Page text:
Blue Bottle.


A VERY common and a very pretty weed among our corn; the leaves are narrow, and of a whitish green; and the flowers of a very beautiful blue and large. The plant is about a foot high, and, when in flower, makes a conspicuous and elegant appearance. The root is hard and fibrous; the stalk is very firm, and white angulated, and branched. The leaves that grow from the root have some notches on the edges; those on one the stalk have none, and they are narrow like blades of glass; the flowers stand only on the tops of the branches, and they grow out of scaly heads. The seeds are beautiful, hard, white, and shining.

The leaves which grow on the stalks of the blue-bottle, fresh gathered and bruised, will stop the bleeding of a fresh wound, even if a large vessel be cut. They are not sufficiently known for this purpose, but they exceed all other things: and may save a life where a surgeon is not to be had in time for such an accident. A distilled water of the flowers used to be kept in the shops, but it was of no value. An infusion of them works gently by urine.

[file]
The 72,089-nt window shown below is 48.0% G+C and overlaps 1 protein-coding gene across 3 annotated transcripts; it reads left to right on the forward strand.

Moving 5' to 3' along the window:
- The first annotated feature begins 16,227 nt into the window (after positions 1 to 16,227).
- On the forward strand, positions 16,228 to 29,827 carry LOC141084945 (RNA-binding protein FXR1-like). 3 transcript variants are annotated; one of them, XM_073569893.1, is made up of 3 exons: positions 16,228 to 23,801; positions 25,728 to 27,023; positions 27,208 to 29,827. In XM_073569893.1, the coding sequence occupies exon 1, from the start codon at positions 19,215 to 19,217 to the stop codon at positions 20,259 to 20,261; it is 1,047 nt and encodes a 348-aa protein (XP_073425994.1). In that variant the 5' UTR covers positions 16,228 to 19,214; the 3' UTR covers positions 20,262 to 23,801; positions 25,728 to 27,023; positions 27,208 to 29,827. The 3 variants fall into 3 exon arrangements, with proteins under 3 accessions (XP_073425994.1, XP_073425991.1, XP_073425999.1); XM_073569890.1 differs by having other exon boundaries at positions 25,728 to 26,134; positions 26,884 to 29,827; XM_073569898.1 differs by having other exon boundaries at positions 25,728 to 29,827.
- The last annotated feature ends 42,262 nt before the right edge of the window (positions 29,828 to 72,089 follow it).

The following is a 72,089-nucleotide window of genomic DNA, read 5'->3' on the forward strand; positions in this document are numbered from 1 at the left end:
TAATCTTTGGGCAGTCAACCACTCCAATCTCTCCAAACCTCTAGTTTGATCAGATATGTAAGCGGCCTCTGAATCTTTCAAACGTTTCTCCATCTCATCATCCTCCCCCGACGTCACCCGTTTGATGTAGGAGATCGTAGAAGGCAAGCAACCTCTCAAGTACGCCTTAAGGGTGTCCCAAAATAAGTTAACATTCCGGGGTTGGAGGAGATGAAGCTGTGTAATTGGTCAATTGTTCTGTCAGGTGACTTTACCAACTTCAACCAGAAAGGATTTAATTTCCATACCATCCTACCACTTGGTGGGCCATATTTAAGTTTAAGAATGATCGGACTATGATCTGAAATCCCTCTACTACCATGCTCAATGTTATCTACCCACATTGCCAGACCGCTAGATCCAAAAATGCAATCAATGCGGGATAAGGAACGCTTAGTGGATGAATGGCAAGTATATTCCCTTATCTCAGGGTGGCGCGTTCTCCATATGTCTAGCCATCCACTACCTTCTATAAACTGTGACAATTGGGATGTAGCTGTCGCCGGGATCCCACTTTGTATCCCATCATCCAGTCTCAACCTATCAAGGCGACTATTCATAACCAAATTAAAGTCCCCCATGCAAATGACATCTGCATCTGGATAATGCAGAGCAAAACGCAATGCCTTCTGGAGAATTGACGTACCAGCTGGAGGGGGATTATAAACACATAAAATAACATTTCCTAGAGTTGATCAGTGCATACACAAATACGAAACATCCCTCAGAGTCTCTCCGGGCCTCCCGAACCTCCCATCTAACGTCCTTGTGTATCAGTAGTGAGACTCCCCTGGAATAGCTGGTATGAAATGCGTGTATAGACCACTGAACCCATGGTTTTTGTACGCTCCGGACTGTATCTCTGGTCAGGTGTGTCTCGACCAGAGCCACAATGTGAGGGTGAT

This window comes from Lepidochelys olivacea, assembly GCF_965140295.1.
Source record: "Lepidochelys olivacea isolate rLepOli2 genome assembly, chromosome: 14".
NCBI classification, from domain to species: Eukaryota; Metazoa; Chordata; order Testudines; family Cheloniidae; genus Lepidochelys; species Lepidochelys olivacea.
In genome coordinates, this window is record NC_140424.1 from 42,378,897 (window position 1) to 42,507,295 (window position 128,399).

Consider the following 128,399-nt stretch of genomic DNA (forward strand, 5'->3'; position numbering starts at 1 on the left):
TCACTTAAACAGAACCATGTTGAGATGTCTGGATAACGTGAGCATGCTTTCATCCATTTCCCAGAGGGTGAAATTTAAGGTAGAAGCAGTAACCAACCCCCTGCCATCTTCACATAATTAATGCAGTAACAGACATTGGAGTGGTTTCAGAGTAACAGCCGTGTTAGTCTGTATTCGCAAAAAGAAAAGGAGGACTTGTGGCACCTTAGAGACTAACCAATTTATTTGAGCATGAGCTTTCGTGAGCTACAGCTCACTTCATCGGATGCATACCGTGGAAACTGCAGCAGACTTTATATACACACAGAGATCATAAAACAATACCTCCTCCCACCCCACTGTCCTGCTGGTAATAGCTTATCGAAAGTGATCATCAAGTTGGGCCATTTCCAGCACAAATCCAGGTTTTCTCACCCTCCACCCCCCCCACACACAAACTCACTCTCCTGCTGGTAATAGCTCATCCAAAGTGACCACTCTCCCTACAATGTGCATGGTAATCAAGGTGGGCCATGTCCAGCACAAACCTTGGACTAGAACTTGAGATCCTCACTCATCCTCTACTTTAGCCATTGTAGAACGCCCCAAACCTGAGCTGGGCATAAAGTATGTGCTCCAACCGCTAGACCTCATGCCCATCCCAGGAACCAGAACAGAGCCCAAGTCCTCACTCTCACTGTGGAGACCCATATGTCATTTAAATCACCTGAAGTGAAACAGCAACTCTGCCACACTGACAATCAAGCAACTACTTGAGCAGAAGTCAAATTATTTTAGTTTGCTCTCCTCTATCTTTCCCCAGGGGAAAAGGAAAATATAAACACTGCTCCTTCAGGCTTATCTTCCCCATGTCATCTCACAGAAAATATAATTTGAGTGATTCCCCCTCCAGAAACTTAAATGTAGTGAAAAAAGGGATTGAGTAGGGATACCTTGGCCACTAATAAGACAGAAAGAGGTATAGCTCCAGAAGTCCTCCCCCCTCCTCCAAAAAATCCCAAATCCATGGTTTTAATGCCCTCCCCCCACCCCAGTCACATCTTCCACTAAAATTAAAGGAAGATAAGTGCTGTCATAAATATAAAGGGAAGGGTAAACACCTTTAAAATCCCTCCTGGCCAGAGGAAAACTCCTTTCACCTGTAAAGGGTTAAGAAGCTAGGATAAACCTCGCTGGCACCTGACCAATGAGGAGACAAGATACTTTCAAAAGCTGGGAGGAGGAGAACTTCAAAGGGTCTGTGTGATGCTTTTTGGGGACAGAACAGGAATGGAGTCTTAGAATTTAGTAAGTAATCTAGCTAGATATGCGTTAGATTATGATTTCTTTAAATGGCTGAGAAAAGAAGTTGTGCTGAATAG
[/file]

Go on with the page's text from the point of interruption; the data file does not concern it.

There is a large kind of this plant in gardens (Probably Centaurea montana. -Henriette), which is called a vulnerary or wound herb. But it is not so good as this.

The Family Herbal, 1812, was written by John Hill.